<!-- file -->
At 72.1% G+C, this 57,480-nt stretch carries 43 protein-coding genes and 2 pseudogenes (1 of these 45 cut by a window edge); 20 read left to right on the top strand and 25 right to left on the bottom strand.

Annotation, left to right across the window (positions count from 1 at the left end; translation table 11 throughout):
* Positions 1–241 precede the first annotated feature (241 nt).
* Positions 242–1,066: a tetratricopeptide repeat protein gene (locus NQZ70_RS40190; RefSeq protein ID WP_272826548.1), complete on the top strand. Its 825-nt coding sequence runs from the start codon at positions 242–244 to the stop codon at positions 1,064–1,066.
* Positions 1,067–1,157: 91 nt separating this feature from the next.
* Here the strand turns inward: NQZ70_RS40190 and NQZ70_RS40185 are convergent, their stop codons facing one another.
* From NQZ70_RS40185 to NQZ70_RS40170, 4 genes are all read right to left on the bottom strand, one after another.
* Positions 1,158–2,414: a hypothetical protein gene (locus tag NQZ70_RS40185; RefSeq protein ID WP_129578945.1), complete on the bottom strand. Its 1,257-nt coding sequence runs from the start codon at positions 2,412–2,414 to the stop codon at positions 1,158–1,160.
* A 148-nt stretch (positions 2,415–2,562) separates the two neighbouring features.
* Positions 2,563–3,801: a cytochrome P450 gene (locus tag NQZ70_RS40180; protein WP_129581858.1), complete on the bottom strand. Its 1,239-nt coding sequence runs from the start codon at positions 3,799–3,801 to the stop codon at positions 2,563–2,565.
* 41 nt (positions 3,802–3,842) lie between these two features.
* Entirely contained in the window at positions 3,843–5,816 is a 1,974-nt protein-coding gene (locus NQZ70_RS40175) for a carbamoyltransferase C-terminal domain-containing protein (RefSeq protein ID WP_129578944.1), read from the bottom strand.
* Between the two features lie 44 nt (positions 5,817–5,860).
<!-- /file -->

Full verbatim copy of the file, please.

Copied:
At 72.1% G+C, this 57,480-nt stretch carries 43 protein-coding genes and 2 pseudogenes (1 of these 45 cut by a window edge); 20 read left to right on the top strand and 25 right to left on the bottom strand.

Annotation, left to right across the window (positions count from 1 at the left end; translation table 11 throughout):
* Positions 1–241 precede the first annotated feature (241 nt).
* Positions 242–1,066: a tetratricopeptide repeat protein gene (locus NQZ70_RS40190; RefSeq protein ID WP_272826548.1), complete on the top strand. Its 825-nt coding sequence runs from the start codon at positions 242–244 to the stop codon at positions 1,064–1,066.
* Positions 1,067–1,157: 91 nt separating this feature from the next.
* Here the strand turns inward: NQZ70_RS40190 and NQZ70_RS40185 are convergent, their stop codons facing one another.
* From NQZ70_RS40185 to NQZ70_RS40170, 4 genes are all read right to left on the bottom strand, one after another.
* Positions 1,158–2,414: a hypothetical protein gene (locus tag NQZ70_RS40185; RefSeq protein ID WP_129578945.1), complete on the bottom strand. Its 1,257-nt coding sequence runs from the start codon at positions 2,412–2,414 to the stop codon at positions 1,158–1,160.
* A 148-nt stretch (positions 2,415–2,562) separates the two neighbouring features.
* Positions 2,563–3,801: a cytochrome P450 gene (locus tag NQZ70_RS40180; protein WP_129581858.1), complete on the bottom strand. Its 1,239-nt coding sequence runs from the start codon at positions 3,799–3,801 to the stop codon at positions 2,563–2,565.
* 41 nt (positions 3,802–3,842) lie between these two features.
* Entirely contained in the window at positions 3,843–5,816 is a 1,974-nt protein-coding gene (locus NQZ70_RS40175) for a carbamoyltransferase C-terminal domain-containing protein (RefSeq protein ID WP_129578944.1), read from the bottom strand.
* Between the two features lie 44 nt (positions 5,817–5,860).